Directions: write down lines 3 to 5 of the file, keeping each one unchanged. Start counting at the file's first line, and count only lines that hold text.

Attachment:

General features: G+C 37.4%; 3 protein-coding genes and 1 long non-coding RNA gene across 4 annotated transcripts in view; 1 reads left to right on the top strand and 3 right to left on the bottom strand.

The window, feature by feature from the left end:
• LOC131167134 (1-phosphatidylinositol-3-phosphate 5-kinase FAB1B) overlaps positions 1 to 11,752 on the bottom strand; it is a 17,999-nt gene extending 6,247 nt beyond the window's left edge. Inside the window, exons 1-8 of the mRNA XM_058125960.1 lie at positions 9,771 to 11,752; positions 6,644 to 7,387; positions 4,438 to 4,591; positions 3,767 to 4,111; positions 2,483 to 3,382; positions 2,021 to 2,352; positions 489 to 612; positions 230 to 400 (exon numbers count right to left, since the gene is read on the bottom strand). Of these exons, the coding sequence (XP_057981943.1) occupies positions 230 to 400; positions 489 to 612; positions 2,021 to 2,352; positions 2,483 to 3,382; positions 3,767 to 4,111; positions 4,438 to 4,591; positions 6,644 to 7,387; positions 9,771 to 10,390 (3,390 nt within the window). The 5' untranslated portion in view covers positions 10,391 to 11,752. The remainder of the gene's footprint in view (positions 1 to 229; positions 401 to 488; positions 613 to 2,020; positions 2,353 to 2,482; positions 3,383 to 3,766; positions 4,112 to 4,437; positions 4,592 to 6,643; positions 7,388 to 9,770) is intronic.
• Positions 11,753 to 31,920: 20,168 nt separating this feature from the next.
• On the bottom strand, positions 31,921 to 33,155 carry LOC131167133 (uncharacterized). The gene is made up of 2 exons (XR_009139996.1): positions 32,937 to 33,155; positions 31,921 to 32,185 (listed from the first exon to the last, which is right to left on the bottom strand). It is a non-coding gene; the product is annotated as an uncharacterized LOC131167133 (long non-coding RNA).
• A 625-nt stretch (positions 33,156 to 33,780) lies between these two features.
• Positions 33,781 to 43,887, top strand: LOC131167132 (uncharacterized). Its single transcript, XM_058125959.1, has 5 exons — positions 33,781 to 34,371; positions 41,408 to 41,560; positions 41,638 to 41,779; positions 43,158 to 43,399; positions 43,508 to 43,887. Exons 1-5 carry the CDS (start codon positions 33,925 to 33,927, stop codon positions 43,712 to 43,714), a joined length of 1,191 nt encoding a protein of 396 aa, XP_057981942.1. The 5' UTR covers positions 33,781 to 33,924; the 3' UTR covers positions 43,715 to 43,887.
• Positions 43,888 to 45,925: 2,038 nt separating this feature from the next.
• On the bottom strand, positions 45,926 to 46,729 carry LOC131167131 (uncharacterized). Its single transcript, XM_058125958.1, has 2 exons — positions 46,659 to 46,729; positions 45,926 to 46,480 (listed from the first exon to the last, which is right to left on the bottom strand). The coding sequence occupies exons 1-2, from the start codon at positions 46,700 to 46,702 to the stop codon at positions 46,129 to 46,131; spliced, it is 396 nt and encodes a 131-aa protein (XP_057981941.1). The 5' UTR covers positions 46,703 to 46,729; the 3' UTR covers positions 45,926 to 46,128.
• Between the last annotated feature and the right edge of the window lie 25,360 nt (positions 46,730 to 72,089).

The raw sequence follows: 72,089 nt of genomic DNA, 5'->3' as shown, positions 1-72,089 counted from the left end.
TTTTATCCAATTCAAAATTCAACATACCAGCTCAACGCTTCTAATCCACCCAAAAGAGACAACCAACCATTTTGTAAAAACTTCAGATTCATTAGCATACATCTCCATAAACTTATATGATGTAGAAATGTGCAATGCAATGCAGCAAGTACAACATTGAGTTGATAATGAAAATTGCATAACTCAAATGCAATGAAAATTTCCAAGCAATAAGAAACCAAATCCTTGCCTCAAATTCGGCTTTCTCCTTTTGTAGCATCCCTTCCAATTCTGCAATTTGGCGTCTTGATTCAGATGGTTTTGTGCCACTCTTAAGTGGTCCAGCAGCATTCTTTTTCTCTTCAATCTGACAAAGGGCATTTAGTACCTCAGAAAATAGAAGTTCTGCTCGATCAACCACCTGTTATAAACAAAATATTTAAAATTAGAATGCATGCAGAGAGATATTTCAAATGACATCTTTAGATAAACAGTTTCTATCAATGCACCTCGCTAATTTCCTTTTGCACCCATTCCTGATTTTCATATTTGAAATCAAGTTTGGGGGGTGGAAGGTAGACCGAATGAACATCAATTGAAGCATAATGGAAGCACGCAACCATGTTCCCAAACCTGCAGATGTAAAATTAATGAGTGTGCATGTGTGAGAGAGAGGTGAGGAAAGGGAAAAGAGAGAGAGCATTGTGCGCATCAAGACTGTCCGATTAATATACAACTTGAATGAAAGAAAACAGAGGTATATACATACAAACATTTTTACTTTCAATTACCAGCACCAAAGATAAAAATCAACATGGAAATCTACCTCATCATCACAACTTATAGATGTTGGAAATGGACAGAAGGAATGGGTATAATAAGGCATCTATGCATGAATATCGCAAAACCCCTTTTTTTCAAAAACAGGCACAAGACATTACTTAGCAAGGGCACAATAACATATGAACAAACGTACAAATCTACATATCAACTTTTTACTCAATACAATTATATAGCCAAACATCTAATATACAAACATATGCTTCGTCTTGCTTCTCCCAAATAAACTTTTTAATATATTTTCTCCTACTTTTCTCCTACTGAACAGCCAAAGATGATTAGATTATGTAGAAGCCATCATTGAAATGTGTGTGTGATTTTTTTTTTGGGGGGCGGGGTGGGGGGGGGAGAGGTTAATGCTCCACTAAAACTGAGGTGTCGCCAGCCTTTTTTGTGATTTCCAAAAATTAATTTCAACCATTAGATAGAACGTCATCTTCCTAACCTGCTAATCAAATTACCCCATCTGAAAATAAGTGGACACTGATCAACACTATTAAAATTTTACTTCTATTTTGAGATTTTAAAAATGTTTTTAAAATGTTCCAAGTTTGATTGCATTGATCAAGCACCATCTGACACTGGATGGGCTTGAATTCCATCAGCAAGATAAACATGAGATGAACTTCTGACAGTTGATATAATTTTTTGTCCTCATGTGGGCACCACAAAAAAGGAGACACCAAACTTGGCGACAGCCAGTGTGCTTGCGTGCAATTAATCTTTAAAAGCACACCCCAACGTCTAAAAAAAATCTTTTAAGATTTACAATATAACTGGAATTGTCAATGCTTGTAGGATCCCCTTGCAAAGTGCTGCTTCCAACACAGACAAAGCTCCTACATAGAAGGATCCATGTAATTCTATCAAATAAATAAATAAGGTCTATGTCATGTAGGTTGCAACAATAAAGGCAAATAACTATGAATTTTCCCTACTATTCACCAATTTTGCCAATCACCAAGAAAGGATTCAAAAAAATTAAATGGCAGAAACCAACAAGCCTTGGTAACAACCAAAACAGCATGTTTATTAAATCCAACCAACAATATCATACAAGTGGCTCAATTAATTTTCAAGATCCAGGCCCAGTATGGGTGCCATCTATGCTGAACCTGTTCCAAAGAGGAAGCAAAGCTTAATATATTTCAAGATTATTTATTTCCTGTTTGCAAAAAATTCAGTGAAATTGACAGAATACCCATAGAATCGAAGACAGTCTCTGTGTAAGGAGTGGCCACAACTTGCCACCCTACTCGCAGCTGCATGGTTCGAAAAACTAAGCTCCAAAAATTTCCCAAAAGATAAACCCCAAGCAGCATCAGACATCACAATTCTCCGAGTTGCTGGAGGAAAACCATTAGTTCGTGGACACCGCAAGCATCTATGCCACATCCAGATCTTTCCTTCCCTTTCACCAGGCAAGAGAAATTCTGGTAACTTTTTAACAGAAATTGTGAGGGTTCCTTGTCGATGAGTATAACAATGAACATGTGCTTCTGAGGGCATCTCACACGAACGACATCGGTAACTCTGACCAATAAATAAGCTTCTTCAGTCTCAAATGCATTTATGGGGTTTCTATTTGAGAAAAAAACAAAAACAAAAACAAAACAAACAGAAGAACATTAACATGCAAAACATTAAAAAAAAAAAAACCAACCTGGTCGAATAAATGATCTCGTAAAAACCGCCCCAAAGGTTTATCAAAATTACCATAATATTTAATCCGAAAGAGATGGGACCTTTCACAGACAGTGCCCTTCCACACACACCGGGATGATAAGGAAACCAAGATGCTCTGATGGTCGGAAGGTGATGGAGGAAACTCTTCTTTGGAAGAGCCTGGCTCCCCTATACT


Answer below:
• LOC131167134 (1-phosphatidylinositol-3-phosphate 5-kinase FAB1B) overlaps positions 1 to 11,752 on the bottom strand; it is a 17,999-nt gene extending 6,247 nt beyond the window's left edge. Inside the window, exons 1-8 of the mRNA XM_058125960.1 lie at positions 9,771 to 11,752; positions 6,644 to 7,387; positions 4,438 to 4,591; positions 3,767 to 4,111; positions 2,483 to 3,382; positions 2,021 to 2,352; positions 489 to 612; positions 230 to 400 (exon numbers count right to left, since the gene is read on the bottom strand). Of these exons, the coding sequence (XP_057981943.1) occupies positions 230 to 400; positions 489 to 612; positions 2,021 to 2,352; positions 2,483 to 3,382; positions 3,767 to 4,111; positions 4,438 to 4,591; positions 6,644 to 7,387; positions 9,771 to 10,390 (3,390 nt within the window). The 5' untranslated portion in view covers positions 10,391 to 11,752. The remainder of the gene's footprint in view (positions 1 to 229; positions 401 to 488; positions 613 to 2,020; positions 2,353 to 2,482; positions 3,383 to 3,766; positions 4,112 to 4,437; positions 4,592 to 6,643; positions 7,388 to 9,770) is intronic.
• Positions 11,753 to 31,920: 20,168 nt separating this feature from the next.
• On the bottom strand, positions 31,921 to 33,155 carry LOC131167133 (uncharacterized). The gene is made up of 2 exons (XR_009139996.1): positions 32,937 to 33,155; positions 31,921 to 32,185 (listed from the first exon to the last, which is right to left on the bottom strand). It is a non-coding gene; the product is annotated as an uncharacterized LOC131167133 (long non-coding RNA).